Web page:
MSP is a simple method that requires resources commonly available in a molecular genetics laboratory and, once standardized, is effective for detecting methylated or unmethylated alleles without quantification. Processing up to 24 samples for both primer sets using conventional MSP requires about 4 h. Commercially available PCR master mixes for MSP (EpiTect MSP Kit, Qiagen, Hilden, Germany) are available; however, only conventional PCR reagents, including Hot-Start Taq polymerase, are required for the setup of MSP (43). While MSP assay kits are not commercially available, the MethPrimerDB database is available for help in selecting MSP primers (44).
Several real-time PCR adaptations of MSP also have been developed, including MethylQuant, a common option based on the measurement of increased fluorescence from SYBR Green I (45), and a real-time MSP approach combining conventional qPCR measurements with an additional melting step to detect amplicons associated with incomplete DNA conversion (46) or to distinguish the methylation status of individual alleles by comparison with standards of known allelic methylation status for an SNP located in the amplicon region (47).
Primer design considerations: As described by Herman et al., both methylated and unmethylated MSP primer sets should be designed to anneal to the same CpG containing region. MSP primers should include abundant CpG sequences at the primer binding sites to provide maximal discrimination between the methylated and unmethylated alleles. For the same reason, these CpGs should be as close as possible to the 3′ region of the primer (11) (Figure 2C). Additionally, a high number of thymines derived from non-CpG cytosines should be included to ensure specificity for converted DNA. MSP primer design is facilitated by the software listed in Table 3.
Data analysis: An amplification product of the correct molecular weight on an electrophoresis gel can be interpreted as methylated or unmethylated, depending on the specific primers used (11). The presence of amplification products using both sets of primers indicates a sample with both methylated and unmethylated DNA in the ROI (Figure 2D). However, a band from a reaction with methylated-specific primers might be a false positive. To avoid misinterpretation, inclusion of unmethylated DNA, non-converted DNA, and no-template negative controls is required (46,48). Likewise, the absence of an amplicon could be due to issues with the PCR reaction and must be controlled for as well (49).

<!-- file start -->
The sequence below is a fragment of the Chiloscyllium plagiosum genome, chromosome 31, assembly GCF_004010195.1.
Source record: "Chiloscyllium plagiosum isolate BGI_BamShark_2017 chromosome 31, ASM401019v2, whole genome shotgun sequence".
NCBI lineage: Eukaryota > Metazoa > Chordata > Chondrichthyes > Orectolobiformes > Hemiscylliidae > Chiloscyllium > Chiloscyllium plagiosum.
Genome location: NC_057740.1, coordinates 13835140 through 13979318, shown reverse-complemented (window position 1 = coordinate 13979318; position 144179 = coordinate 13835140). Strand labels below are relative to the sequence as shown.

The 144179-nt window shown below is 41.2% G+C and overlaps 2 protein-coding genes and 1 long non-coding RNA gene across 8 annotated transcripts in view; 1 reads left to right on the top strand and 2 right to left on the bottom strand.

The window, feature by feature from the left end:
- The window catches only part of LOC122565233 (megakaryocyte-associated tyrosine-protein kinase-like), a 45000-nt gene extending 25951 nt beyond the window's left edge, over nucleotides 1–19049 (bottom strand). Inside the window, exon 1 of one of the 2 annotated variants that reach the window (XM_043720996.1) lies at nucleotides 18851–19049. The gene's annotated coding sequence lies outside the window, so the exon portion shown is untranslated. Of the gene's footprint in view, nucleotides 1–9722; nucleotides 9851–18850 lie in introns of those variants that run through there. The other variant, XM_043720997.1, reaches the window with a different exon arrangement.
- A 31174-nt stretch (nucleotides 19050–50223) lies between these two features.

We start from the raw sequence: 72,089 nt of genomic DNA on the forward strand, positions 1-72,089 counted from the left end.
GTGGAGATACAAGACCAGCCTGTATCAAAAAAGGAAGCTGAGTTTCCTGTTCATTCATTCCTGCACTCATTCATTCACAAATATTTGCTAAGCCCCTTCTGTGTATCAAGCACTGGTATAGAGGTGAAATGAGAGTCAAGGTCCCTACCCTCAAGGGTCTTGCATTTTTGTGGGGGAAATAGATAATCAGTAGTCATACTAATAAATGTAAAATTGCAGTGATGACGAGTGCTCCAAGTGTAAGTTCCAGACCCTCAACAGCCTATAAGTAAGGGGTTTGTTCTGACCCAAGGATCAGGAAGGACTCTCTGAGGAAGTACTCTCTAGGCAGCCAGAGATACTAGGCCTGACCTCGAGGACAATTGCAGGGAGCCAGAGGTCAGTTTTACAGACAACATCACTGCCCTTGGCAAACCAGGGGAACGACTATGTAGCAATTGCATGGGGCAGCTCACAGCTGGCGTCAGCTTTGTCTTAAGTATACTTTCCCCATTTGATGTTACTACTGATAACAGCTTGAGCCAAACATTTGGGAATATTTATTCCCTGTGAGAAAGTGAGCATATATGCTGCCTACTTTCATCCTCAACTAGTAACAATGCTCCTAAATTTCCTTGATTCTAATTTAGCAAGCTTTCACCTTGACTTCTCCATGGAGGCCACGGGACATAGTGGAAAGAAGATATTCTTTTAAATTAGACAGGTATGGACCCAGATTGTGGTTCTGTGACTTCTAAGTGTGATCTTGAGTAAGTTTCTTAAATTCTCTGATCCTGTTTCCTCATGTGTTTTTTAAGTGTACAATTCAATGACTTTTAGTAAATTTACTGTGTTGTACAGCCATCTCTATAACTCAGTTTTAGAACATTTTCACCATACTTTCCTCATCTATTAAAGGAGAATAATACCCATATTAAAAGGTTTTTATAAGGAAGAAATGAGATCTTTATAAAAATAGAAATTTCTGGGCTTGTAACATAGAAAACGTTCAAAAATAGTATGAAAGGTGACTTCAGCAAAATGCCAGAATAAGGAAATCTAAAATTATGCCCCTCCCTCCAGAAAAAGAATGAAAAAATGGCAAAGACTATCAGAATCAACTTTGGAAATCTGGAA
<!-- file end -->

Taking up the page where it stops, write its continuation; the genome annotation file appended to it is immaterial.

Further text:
The primary limitation of this technique is that it is qualitative (11). In general, well-standardized MSP assays provide information restricted to three possible outcomes: (i) presence of a methylated allele, (ii) presence of an unmethylated allele, or (iii) presence of both alleles. In assays intended to test MSP sensitivity, several ratios of the methylated and unmethylated DNA were used as templates. The results showed no clear correspondence between band intensity and dilution ratio, with many cases exhibiting very similar bands even for disparate levels of DNA methylation (50). On the other hand, several MSP assays demonstrated high sensitivity, detecting methylation percentages (MP) as low as 0.1% (50 pg of methylated DNA out of 50 ng of total DNA) or 1% (0.1 ng of methylated DNA out of 10 ng of total DNA) in different studies (11,43,50).
Possible challenges: Low quality DNA is associated with a decrease in reproducibility (51). As mentioned above, it is critical to avoid amplification of non-converted DNA using MSP primers (11,52). Kristensen et al. identified false positive MSP results due to incomplete bisulfite-conversion, which is particularly problematic if only four or fewer non-CpG cytosines are included in the primer binding region (52). This issue has been associated with the apparent low reproducibility of numerous MSP assays (46,53). On the other hand, even after PCR amplification, MSP results can be validated by means of pyrosequencing to confirm the full conversion of every non-CpG cytosine (49). In MSP, PCR for methylated-specific or unmethylated-specific primer sets can frequently be standardized with non-identical PCR conditions (for example, different annealing temperatures) (11), possibly through inherent differences in sequence composition between primer sets. Therefore, identical PCR conditions for both MSP primer sets are not required for accuracy (11).Real time PCR-based methods MethyLight
Dual TaqMan labeled probes were developed for genotyping studies several years ago (54). Eads et al. subsequently introduced the use of TaqMan technology to determine DNA methylation status in specific genomic regions, a technique that was named MethyLight (55). Peter Laird's group defined four types of MethyLight reactions, depending on which oligonucleotides are designed to discriminate the methylation status: (i) only the primers, (ii) only the TaqMan probe, (iii) both primers and probe, or (iv) none (in cases where a control reaction is required to discriminate the converted DNA) (55) (Figure 3A). Using these reactions, several variations of MethyLight have been proposed to address different biological questions, such as the amount of methylated versus unmethylated alleles (56) or methylation status at the CpG dinucleotide level (which would be very expensive) (55). The most commonly used MethyLight methodology uses two primers and a TaqMan probe designed to bind the methylated allele specifically and requires a reference gene for normalization (55) (Figure 3A). It is important to note that MethyLight, depending on the method subtype, can assess the methylation status of all CpG sites covered by the TaqMan probes.